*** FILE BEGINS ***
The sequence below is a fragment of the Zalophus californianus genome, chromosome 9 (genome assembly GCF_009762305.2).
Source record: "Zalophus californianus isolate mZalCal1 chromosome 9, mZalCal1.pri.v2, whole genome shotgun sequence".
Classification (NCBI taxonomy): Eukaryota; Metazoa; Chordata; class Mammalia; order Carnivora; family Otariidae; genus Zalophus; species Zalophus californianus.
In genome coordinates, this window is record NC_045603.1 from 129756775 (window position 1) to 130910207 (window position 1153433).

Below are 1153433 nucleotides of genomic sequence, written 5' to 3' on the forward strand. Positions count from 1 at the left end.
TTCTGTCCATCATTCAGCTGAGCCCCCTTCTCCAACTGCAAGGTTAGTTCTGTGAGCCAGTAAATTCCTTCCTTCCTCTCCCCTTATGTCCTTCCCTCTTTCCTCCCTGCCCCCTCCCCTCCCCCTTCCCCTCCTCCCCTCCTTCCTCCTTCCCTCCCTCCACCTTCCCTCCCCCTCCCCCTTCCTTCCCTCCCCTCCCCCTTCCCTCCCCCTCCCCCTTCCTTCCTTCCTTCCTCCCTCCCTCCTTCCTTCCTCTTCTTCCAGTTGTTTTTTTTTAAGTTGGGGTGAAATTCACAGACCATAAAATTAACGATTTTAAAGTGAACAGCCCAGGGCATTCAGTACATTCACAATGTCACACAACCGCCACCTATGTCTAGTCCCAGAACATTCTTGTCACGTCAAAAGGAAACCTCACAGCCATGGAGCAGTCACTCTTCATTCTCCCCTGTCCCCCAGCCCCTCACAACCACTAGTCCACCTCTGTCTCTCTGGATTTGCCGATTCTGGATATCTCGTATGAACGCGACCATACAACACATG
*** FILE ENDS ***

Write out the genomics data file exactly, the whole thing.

The sequence below is a fragment of the Zalophus californianus genome, chromosome 9 (genome assembly GCF_009762305.2).
Source record: "Zalophus californianus isolate mZalCal1 chromosome 9, mZalCal1.pri.v2, whole genome shotgun sequence".
Classification (NCBI taxonomy): Eukaryota; Metazoa; Chordata; class Mammalia; order Carnivora; family Otariidae; genus Zalophus; species Zalophus californianus.
In genome coordinates, this window is record NC_045603.1 from 129756775 (window position 1) to 130910207 (window position 1153433).

Below are 1153433 nucleotides of genomic sequence, written 5' to 3' on the forward strand. Positions count from 1 at the left end.
TTCTGTCCATCATTCAGCTGAGCCCCCTTCTCCAACTGCAAGGTTAGTTCTGTGAGCCAGTAAATTCCTTCCTTCCTCTCCCCTTATGTCCTTCCCTCTTTCCTCCCTGCCCCCTCCCCTCCCCCTTCCCCTCCTCCCCTCCTTCCTCCTTCCCTCCCTCCACCTTCCCTCCCCCTCCCCCTTCCTTCCCTCCCCTCCCCCTTCCCTCCCCCTCCCCCTTCCTTCCTTCCTTCCTCCCTCCCTCCTTCCTTCCTCTTCTTCCAGTTGTTTTTTTTTAAGTTGGGGTGAAATTCACAGACCATAAAATTAACGATTTTAAAGTGAACAGCCCAGGGCATTCAGTACATTCACAATGTCACACAACCGCCACCTATGTCTAGTCCCAGAACATTCTTGTCACGTCAAAAGGAAACCTCACAGCCATGGAGCAGTCACTCTTCATTCTCCCCTGTCCCCCAGCCCCTCACAACCACTAGTCCACCTCTGTCTCTCTGGATTTGCCGATTCTGGATATCTCGTATGAACGCGACCATACAACACATG